Sen. Susan Collins, a moderate Republican with vast influence over transportation funding affairs, announced her intention not to pursue the governor’s mansion in her home state of Maine.
Collins’ highly anticipated announcement on Oct. 13, during a breakfast with constituents, helped to ensure the freight sector continues to have an ally on policy concerns surrounding safety and efficiency. Collins recently led the effort to reform hours-of-service policy for truck drivers.
“I want to continue to play a key role in advancing policies that strengthen our economy, help our hard-working families, improve our health care system and bring peace and stability to a violent and troubled world,” Collins said in a statement delivered at the Penobscot Bay Regional Chamber of Commerce.
She was first elected in 1996, succeeding Sen. William Cohen (R-Maine). Her seat is up in 2020.
Her moderate approach to governing over the years has elevated her status as a swing vote on key policy decisions. She recently objected to how her party sought to repeal and replace former President Barack Obama’s signature health care law, the Affordable Care Act. Her votes against the health care policy reform put her at odds with Senate Majority Leader Mitch McConnell (R-Ky.) as well as President Donald Trump, who has criticized various Republican senators displaying moderate views on social media.
As Republican leaders navigate proposals aimed at reforming the tax code, Collins acknowledged a simpler tax process could benefit constituents. “I don’t think there’s a single American who thinks the tax code is fair or simple, or helps to promote job creation. And that should be our goals,” she said on the ABC News program “This Week” on Oct. 15.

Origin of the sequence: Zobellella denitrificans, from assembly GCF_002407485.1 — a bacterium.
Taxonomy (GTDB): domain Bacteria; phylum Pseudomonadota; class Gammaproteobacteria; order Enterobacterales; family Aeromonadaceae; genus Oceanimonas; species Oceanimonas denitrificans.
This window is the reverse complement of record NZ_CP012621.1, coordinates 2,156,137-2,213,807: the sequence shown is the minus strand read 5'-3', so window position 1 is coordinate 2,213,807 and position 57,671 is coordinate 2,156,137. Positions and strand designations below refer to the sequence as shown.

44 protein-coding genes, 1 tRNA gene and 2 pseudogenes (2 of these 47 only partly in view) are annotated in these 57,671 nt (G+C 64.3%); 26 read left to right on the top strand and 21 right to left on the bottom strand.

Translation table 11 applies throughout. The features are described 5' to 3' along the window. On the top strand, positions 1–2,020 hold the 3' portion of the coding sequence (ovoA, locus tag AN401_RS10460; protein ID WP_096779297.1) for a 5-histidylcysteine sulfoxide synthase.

In her role as chairwoman of the Transportation and Housing and Urban Development, and Related Agencies Appropriations Subcommittee, Collins has advocated for increasing funding for big-ticket infrastructure projects across urban and rural communities. She also recently supported increases to the Transportation Investment Generating Economic Recovery, or TIGER, infrastructure grants.
For fiscal 2018, her panel rejected the Trump White House’s proposal to eliminate funding for the grants by proposing $550 million.
“This bipartisan bill is the product of considerable negotiation and compromise and makes the necessary investments in our nation’s infrastructure,” Collins said in July after the subcommittee approved a fiscal 2018 funding bill that would boost TIGER funds. She justified her panel’s move by noting that last year, the U.S. Department of Transportation had received nearly 600 applicants requesting nearly $9.3 billion in assistance for infrastructure projects. Of that, 40 applications were awarded funding.
Throughout her Senate career, Collins has remained an advocate for highway safety who applied a “common-sense” approach to policy debates, Brian Parke, president and CEO of the Maine Motor Transport Association, told Transport Topics on Oct. 13.
“While we are confident Maine would have benefited from her strong leadership as governor, her experience and reputation make her an invaluable advocate in Congress for our great state,” Parke said, adding, “The [association] is pleased she has decided to continue her distinguished service in the U.S. Senate and we look forward to continuing to work with her on issues important to the Maine trucking industry.”
Aside from the Appropriations panel, Collins is a member of the committees on Intelligence, and Health, Education, Labor and Pensions.
In 2014, Collins easily defeated her Democratic challenger, Shenna Bellows. Political observers had speculated Collins would vie for the state’s governorship amid the growing frustration with the legislative gridlock on Capitol Hill. Due to term limits, Maine Gov. Paul LePage (R) is unable to seek another term.